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Seller's Guide to Home Inspections

A home inspection is a necessary part of buying or selling a home - but unfortunately, this part of the process is often viewed as a "deal killer." The reality is that a potential problem during the inspection could result in the deal falling apart. But many of these issues can be avoided if you are proactive in the home inspection process.



Even though it's nerve-wracking as a homeowner to wait for the results from a home inspection, there are a few things you can do to be prepared:


  1. Trust Guidance from Your Real Estate Agent A good real estate agent is worth their weight in gold! When your agent is supporting your efforts, you can rest assured to know that your agent is working hard to protect your interests. Your agent can help you navigate potential types of home maintenance issues, negotiate a fair deal, design a plan to handle repair requests, and even offer referrals for good contractors you should hire.

  2. Don't Rush the Inspector Expect that it is going to take the inspector a few hours to complete all necessary steps in your home. A general rule of thumb is that inspectors need about an hour for every 1,000 square feet in the property. Often, the buyer is present at the inspection with their real estate agent. As the seller, you are also anxious for this information, but it can create more stress for both parties to have you there. The best solution is to leave so the inspection can be completed accurately. Then, your real estate agent will keep you updated about the results after the inspection is complete.

  3. Make it Easy for the Inspector Your real estate agent can offer tips to ensure that the inspection is as easy as possible for the inspector. For example, it's important that all utilities are on including electricity, gas, and water. If remote controls are required for appliances or lighting, then leave those remotes in plain sight. The inspector will be checking the function of the appliances and major house systems, which is why utilities are essential to show that everything is working correctly. Also, be sure to clear the clutter so the inspector can get to electrical panels, pipes, and anything else they want to see.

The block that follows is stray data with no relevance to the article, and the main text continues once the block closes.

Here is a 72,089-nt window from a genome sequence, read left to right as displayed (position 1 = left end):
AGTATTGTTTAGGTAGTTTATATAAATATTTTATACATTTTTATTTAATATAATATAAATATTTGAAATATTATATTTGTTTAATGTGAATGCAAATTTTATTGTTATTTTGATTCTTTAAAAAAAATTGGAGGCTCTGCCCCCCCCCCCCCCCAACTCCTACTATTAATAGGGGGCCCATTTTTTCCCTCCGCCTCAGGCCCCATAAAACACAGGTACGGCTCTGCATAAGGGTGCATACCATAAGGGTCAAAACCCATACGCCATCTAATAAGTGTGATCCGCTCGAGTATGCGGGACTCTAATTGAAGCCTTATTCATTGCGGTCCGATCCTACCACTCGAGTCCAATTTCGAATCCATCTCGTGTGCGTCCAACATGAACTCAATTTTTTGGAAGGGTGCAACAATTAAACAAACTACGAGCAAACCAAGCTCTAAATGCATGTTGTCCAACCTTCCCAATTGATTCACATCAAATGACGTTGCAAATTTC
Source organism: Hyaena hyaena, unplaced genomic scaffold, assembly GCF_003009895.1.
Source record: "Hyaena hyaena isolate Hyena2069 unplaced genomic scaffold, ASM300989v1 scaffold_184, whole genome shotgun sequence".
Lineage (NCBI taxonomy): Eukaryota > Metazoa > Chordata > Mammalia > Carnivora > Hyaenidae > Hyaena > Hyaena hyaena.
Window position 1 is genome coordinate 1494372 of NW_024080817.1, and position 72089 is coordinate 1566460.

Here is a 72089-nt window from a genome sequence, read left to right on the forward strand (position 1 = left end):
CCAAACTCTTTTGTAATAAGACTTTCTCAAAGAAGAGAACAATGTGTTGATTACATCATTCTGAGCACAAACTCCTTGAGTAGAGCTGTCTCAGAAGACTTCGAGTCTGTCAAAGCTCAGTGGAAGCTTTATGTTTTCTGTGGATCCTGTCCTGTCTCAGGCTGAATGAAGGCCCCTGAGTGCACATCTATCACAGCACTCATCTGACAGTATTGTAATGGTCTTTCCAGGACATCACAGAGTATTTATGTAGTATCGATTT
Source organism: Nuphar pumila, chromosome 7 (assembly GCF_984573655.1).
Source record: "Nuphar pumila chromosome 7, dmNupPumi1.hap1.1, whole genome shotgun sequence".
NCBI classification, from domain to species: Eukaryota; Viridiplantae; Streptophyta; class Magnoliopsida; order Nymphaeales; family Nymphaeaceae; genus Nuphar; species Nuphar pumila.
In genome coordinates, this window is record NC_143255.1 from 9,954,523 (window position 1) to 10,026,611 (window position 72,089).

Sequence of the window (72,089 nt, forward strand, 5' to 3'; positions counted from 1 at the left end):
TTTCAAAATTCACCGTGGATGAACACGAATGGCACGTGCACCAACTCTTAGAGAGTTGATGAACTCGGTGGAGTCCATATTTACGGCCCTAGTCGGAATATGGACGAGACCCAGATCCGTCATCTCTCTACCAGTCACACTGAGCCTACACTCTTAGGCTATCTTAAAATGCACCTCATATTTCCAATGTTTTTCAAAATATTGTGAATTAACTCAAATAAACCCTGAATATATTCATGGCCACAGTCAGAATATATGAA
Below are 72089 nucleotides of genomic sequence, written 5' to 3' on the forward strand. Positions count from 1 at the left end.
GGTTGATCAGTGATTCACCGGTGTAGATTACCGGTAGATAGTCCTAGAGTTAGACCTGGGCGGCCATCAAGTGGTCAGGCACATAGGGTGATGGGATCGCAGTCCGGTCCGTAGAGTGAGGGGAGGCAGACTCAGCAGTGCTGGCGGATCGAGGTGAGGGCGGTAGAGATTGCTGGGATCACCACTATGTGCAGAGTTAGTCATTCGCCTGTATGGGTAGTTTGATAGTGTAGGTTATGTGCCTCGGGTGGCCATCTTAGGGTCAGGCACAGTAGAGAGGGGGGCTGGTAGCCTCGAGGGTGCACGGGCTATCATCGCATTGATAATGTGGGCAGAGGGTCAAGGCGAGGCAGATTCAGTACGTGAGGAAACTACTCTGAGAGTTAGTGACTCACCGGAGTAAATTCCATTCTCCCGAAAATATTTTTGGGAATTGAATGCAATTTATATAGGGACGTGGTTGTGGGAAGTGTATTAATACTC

4. Be Proactive with Potential Issues You can be proactive with minor repairs and improvements before the inspector comes to the house. Educate yourself about the details that are included in the inspection such as water damage, roof issues, structural integrity, electrical system, plumbing concerns, and HVAC. One option is to schedule a pre-inspection, which can sometimes be an effective way to improve your standing in negotiations. Or, if these issues come up unexpectedly in the inspection report, then your real estate agent can provide suggestions to negotiate or remedy the situation.

  5. Don't Hide Known Problems You might feel resistant to the idea that it's going to cost money to fix potential problems. But, it's always better to face the truth instead of trying to conceal the information from potential buyers. As the seller, if you are aware of issues with the home, then it is your responsibility to share this information. It always looks better to be upfront about the problems, rather than waiting for the inspector to uncover the concerns.

Selling a home can be a stressful process, but a trusted real estate agent can help you work through the details. If you have questions about buying or selling a home, then our team is here to help. Call today to learn more about these local real estate services.


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